Zelma Kathryn Elisabeth Hedrick was born on Feb. 9, 1922, in Winston-Salem, N.C., the third child of Charles and Lillian Hedrick. The family moved to Kirkwood, Mo., near St. Louis, where she studied voice and aspired to an opera career. Her parents moved to California, and when she was 15 she was signed by Red Seal, the classical arm of RCA Victor Records. Seen and heard by MGM executives, she was persuaded to abandon her opera ambitions and do her singing in the movies instead.
Kathryn Grayson, the petite singer and actress whose operatic voice and campus-sweetheart beauty embodied the glamour of Hollywood movie musicals in the 1940s and ’50s, died Wednesday at her home in Los Angeles. She was 88.
Her death was confirmed by her secretary of 31 years, Sally Sherman.
She made her film debut in the title role in “Andy Hardy’s Private Secretary” (1941), opposite Mickey Rooney. This, the seventh full-length feature in the series about wholesome prewar teenagers, gave the 19-year-old Ms. Grayson the opportunity to sing Johann Strauss’s “Voices of Spring” and the mad-scene aria from Donizetti’s “Lucia di Lammermoor” onscreen.
Ms. Grayson, a coloratura soprano, was best known for three film roles: the movie hopeful who attracts the attentions of two sailors, [[ Kelly-6819 | Gene Kelly]] and Frank Sinatra, on shore leave in Hollywood in “Anchors Aweigh” (1945); Magnolia Hawks, the captain’s innocent daughter, who falls for the handsome gambler Gaylord Ravenal, (Howard Keel, in the Technicolor remake of “Show Boat” (1951); and the sophisticated, comically shrewish actress starring in a Shakespearean musical with her ex-husband (Mr. Keel again) in “Kiss Me Kate” (1953), Hollywood’s adaptation of the Broadway hit.
Her screen duets with Mr. Keel included “Make Believe” and “You Are Love” from “Show Boat,” “So in Love” from “Kiss Me Kate” and “Lovely to Look At” from the film of the same name. Along with Sinatra, she also introduced movie audiences to “Time After Time.”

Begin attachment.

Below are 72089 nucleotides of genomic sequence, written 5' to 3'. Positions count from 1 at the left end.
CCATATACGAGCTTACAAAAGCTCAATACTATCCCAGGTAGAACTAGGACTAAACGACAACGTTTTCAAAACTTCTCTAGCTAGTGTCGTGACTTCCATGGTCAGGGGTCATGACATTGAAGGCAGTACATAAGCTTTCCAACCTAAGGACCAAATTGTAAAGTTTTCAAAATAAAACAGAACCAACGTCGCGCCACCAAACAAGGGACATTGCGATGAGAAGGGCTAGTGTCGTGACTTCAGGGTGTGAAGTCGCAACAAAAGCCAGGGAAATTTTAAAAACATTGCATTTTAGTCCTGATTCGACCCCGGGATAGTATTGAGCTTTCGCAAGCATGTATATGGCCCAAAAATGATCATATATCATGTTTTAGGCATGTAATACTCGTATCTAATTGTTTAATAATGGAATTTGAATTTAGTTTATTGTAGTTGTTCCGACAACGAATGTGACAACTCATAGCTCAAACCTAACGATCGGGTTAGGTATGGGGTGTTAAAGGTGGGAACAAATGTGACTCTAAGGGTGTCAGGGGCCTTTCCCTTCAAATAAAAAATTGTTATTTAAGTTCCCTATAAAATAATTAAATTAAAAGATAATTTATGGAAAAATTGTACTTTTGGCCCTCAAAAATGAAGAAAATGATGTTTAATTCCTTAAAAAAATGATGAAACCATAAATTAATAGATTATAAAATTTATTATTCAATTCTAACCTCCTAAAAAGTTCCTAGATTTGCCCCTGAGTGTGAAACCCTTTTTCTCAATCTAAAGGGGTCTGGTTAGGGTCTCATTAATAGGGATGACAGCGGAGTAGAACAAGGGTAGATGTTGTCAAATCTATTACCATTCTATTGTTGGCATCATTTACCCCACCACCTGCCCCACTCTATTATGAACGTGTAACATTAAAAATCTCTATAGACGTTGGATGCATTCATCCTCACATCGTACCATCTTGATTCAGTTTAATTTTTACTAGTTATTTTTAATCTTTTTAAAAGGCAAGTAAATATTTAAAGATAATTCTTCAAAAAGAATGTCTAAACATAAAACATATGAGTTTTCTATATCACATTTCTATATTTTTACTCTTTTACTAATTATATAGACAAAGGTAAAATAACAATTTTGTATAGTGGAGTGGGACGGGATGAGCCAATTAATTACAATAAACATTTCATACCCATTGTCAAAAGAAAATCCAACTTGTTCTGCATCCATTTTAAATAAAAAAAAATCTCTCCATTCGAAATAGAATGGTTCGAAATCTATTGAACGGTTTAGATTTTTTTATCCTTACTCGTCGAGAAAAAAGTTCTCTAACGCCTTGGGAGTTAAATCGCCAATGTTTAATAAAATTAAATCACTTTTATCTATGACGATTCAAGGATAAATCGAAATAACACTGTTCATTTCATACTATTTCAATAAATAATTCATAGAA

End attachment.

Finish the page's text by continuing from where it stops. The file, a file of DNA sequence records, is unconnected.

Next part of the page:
Over the next 15 years she made 20 films, including “That Midnight Kiss” (1949) and “The Toast of New Orleans” (1950), both with the tenor Mario Lanza; “So This Is Love” (1953), a biography of the opera star Grace Moore; “It Happened in Brooklyn” (1947), a romantic musical in which Sinatra starred as a soldier home from the war; and her disappointing swan song, “The Vagabond King” (1956), a costume musical set in 15th-century France.
She never made it to the stage of the Metropolitan Opera, but she did appear on Broadway, replacing Julie Andrews as Guenevere in “Camelot” in 1962. The following year she began a national tour of the show but dropped out because of what was described as nervous exhaustion.
Ms. Grayson also acted in a handful of television series, beginning in the 1950s. She was nominated for a 1956 Emmy Award for her dramatic role in an episode of “General Electric Theater.” Her final screen appearance was in 1989 on the CBS detective series “Murder, She Wrote,” one of three she made on that show as a small-town gossip.
In 1941, when Ms. Grayson was 19, she eloped with John Shelton, an actor and singer, whom she divorced in 1946. She and the radio singer Johnnie Johnston were married from 1947 to 1951 and had a daughter, Patricia Towers, who survives her, along with two grandchildren and four great-grandchildren.
Ms. Grayson never seemed to consider her film career life-defining, perhaps because it was something of an accident. “After seeing my screen test, I wanted desperately to get out of my contract,” she told Hedda Hopper in a 1951 interview for The Los Angeles Times. However, she added, she had grown to enjoy movie acting: “If you don’t get fun out of a particular type of work, why do it?”
After her movie career, during which she often played opera stars, she went on to perform in actual operas, primarily in summer theaters. She also toured the country in the 1980s and ’90s with a one-woman stage show; in the late ’90s, she toured with an old movie co-star, Van Johnson.
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